Review: A Voyage to Arcturus by David Lindsay

The story ‘Arcturus’ by David Guterson presents the inner conflicts of a person d Carl James who visits Little Nelson River for camping. As he reaches the place where he has spent his teen years, he wonders how destiny has changed his life and how he has irrevocably moved away from his teenage friend Floyd. Seeing the difference between Floyd and him, Carl understands the way destiny sets different courses for each person. The story reveals how the river of life makes dynamic even those who love to be static.
The story catches readers’ attention because one finds the thoughts of the characters very similar to one’s own thoughts. There is melancholy, solitude, and the desire to go back to the past. The story seems very much lovable because of the beauty of writing and the originality of the situation. In fact, it does not seem a story; instead, it can be termed as a true portrayal of the reflections of any old person who is just amazed about the way life unfolds.

The major character in the story is Carl James who comes to Little Nelson River with his wife Louise for camping. In fact, he has come to this place because he and his friend Floyd started their life from this place. Their life in the past was both challenging and interesting as he remembers. They did all odd jobs (132) for a living and spent time together drinking beer, bothering girls, engaging in water sports in Little Nelson and eating hamburgers.

As Carl is still highly obsessed with the past and as everything ranging from beer bottles, teenagers and the river takes him back to the memories of the past, one gets the feeling that the character is highly static in nature. However, when Carl meets Floyd who is rotted, Carl is so shocked that he is not able to talk to him. He is astonished by the fact that he has moved far ahead. Thus, one gets the insight that though the character seems static, he is dynamic in nature despite his initial inability to notice it. Other characters like his wife Louise and friend Floyd are minor in nature.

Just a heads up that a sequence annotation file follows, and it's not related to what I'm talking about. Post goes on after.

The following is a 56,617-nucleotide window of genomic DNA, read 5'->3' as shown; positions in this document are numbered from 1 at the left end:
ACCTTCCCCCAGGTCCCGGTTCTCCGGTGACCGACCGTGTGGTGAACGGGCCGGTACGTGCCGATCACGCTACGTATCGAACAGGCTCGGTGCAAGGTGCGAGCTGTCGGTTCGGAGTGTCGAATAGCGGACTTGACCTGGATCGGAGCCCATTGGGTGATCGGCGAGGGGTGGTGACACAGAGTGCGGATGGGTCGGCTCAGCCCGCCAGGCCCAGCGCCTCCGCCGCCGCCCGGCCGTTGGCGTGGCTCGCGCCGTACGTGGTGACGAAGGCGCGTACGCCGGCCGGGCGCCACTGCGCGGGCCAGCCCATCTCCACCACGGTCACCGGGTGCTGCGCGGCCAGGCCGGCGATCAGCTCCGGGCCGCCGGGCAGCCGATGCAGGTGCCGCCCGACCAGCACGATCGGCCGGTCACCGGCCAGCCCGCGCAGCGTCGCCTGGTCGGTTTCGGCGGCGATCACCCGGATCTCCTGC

Admittedly, the story presents conflicts that are internal in nature. Though it is rather difficult to clearly define the underlying conflicts, one can find two conflicts. The first is between man and destiny and the second is between man and himself. Admittedly, Carl is surprised by the fact that destiny has made Floyd and him reach totally different destinations.

In order to present the uncertainty and mystery surrounding life, the author uses the images of the river and stars. Using a river in the background, the author points his fingers towards the various twists and turns in one’s life. As it is stated, there are whirls, rapids, and calm waters (134). Thus, when Carl again meets Floyd in their lives, they have changed a lot. Here, Carl is saddened by what destiny has done to Floyd and feels sorry for meeting Floyd. Thus, there arises a conflict between man and destiny.

The second conflict is between man and himself. This conflict is seen in the fact that Carl was, and is, eager to go camping near Little Nelson River where he gets a chance to recall the days he spent there with his close friend Floyd. The man who is still a victim of his past wants to get the same experience even now. However, on meeting Floyd, there is conflict. Instead of admitting the realities, Carl feels revulsion seeing the harsh realities of his past (130). Thus, Floyd remains as a true reminder of the past. However, this true reminder has a negative impact on Carl. At this point, Carl feels sorry for visiting the past. Thus, there is a conflict between man and himself.

The author has selected such a setting that suits the story and the plot. This is so because for the story, the main character Carl has to reach such a place back where the memories resurrect with lust and vigor. For example, the beer-drinking teenagers remind Carl of his young days, (130) and the river makes him think about the uncertain twists and turns of life. Also, the Arcturus star makes him think about the mysteries of life and the smallness of human beings in the universe.

The narrator appears as a third-person observer but uses such a language that reveals that the reflections of the main character Carl are the reflections of the narrator. The narrator presents his own points of view through the reflections of the main character Carl.
Evidently, the title of the story has an important role in revealing the narrator’s position. The star Arcturus represents the mysteries and uncertainties of life that destiny has set for each person.

 

Works Cited
Guterson, David. “Arcturus”.

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